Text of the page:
A few weeks ago, the Seattle Mariners made national news – no, not for their playing of Ichiro – for a new policy they put into effect at SafeCo field for the Yankees-Mariners’ homestand. Fans that were showing up to the ballpark with the traditional “Yankees Suck” t-shirts were being told that they had to either turn them inside out or take them off, should they want to get into the game. Fans were a bit pissed off about this “new” policy, and a whole media circus occurred.
The press reported that about 14 of the current 30 stadiums had such policies; SafeCo’s was just new (and unannounced) and untested yet. Safeway’s stance was that they wanted to keep SafeCo a family venue and they didn’t think that using such language for the opposing team was “family” friendly. A few days later, after the Yankees left town, Safeway overturned is it’s policy for SafeCo and fans were allowed to wear what they wanted to again. Having been to Seattle a few times before, and seen SafeCo field (from the outside and via TV anyway – I’m always there during the off season) I can’t particularly see Seattle residents caring either way; they tend to be a happy and laid back society, in contrast my local baseball venue in the Bronx. SafeCo it’s a very “family friendly” ballpark, what with picnic areas and kid stuff going on around the arena. Also, most of the people that can afford Seattle can afford the MLB prices for a family of four, so filling the place isn’t a problem either. Nevertheless, this lil Emerald City tidbit started a Seattle vs New York City holy war in my e-mail box, between Seattle transplants and CT-based NYC lovers.
Jump ahead to this past Saturday. Red Sox versus Yankees, 1:05pm game time, 85 degrees with a nice breeze and not a cloud in the sky. It was also the anniversary of Lou Gehrig’s farewell speech in 1936, when he called himself the “luckiest man alive.” On hand were a few celebs to commemorate the date, including much of the Sopranos‘ regular cast; James Gandolfini was sent to home plate to re-read Gehrig’s speech, actually. So, in baseball induced bliss, I approached Yankee Stadium, laughing about the Boston Sucks, 1918, and Boston Dead Sox t-shirts and hats on the way over the sky bridge – it never ceases to amaze me how fast street vendors can get their shit together and get product out the door, given that most software companies take weeks just to decide on the space between two buttons on a computer screen. Anyway, you can imagine my surprise when a security guard approached me with a “Excuse me, sir, can you step out of line, for a minute?”
Flashbacks from high school went screaming through my head! I thought I was going to be given one of those random security screenings or something with a cell phone (as mine does look different from other phones) or whatever. So I step out of line. The high school metaphor was better than I thought – it seems I had violated Yankee Stadium’s dress code. Yes, I was wearing a NY batting practice jersey with a Boston Sucks t-shirt underneath it; one that I had worn for two other Sox/Yankees games already over the years. I was told, as you can guess, to either take it off or turn it inside out. My high school had a dress code for all four years of my years there – a dress code that I broke at least 99.44% of the entire time there – my instincts of “I’ll cover it with the closed jersey” kicked in and the guard responded with “I didn’t see nuthin’.” *zoop* Randy goes into the game.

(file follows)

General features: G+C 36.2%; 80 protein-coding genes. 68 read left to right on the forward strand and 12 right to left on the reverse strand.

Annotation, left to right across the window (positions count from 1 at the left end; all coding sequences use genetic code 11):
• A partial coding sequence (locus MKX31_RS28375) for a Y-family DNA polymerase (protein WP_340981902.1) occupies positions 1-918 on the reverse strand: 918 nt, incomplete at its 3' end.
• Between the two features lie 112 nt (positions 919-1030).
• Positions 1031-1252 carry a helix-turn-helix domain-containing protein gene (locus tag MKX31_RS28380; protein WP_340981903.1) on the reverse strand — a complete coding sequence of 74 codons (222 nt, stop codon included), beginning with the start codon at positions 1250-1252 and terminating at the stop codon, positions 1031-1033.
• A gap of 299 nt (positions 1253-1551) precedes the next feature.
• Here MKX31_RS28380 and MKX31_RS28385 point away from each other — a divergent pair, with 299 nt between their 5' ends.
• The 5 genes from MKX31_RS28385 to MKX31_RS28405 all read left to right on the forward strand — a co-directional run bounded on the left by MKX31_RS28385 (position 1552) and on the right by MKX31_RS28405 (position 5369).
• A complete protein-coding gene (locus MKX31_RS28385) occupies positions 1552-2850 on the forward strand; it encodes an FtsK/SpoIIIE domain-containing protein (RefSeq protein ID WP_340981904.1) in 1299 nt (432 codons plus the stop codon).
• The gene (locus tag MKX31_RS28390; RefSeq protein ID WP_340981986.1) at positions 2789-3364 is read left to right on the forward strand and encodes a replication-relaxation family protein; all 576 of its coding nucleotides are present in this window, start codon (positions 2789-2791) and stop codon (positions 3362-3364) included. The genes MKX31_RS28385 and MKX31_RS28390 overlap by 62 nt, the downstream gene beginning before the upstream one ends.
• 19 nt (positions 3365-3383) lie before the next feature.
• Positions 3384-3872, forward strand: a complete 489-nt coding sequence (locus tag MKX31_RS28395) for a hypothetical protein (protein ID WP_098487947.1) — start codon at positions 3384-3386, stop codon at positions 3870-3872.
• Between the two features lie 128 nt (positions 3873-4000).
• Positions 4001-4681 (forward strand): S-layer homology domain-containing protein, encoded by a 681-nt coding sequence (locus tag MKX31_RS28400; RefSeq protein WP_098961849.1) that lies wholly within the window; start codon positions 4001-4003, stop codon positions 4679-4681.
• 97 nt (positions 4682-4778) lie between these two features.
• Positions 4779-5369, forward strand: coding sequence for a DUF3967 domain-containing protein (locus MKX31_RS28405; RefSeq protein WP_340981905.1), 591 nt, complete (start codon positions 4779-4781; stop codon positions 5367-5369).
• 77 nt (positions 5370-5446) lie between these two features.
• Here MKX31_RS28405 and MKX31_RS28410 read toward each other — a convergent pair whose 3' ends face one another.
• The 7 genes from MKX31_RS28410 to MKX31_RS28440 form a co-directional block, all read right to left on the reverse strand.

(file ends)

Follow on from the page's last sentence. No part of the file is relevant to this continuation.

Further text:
Since it was hot inside, I unbutton the jersey. I was stopped by another guard before I got to my seat. I got to my seat and saw a few other guys (much larger than me, I might add) pouting with their shirts inside out. As it got really hot, I opted to open the jersey again, so I flipped the shirt inside out. Wasn’t worth the trouble right? No problem. By the time the game started, all of the regular fellow season ticket holders showed up – we’re all on the Saturday package, so we all share 12 games together this year; hard not to get to know each other – and they started giving me shit about the shirt. Bending to the will of the fans, I flipped the shirt back to right side out. Two innings later, I’m back at my seat from an ice cream run telling them to all bite me because yet another guard yelled at me.
Some dolts have already started with the Freedom of Speech crap… they should know Yankee Stadium is private property, that the public is allowed to go to. Besides, that particular amendment doesn’t cover Freedom of Expression – they aren’t censoring me, but they’re making me show my team support in another way. Fact of the matter is that I don’t care one way or the other. So my shirt didn’t say Boston Sucks for 1/2 the day. My hat and jersey still had their interlocking-NY, so that’s what’s important. I am a bit peeved that they didn’t post the new rule on their web site or make announcements or anything, like they do for all their other policy changes… that’s just stupid, to me. Almost as stupid as banning the shirts in the first place. So the shirt didn’t say Boston Sucks. The fans did. The fans did for a full 1/2 inning at least, following a grand slam and then a 2 run Giambi-shot. Not to mention a hardy 1918 chant shortly there after.
The moral of the story is that, No, Steve [Seattle resident], I will not be answering my e-mail today – go yell at my sister [CT resident, and NYC advocate] about this one. Besides, you claim to not even like baseball!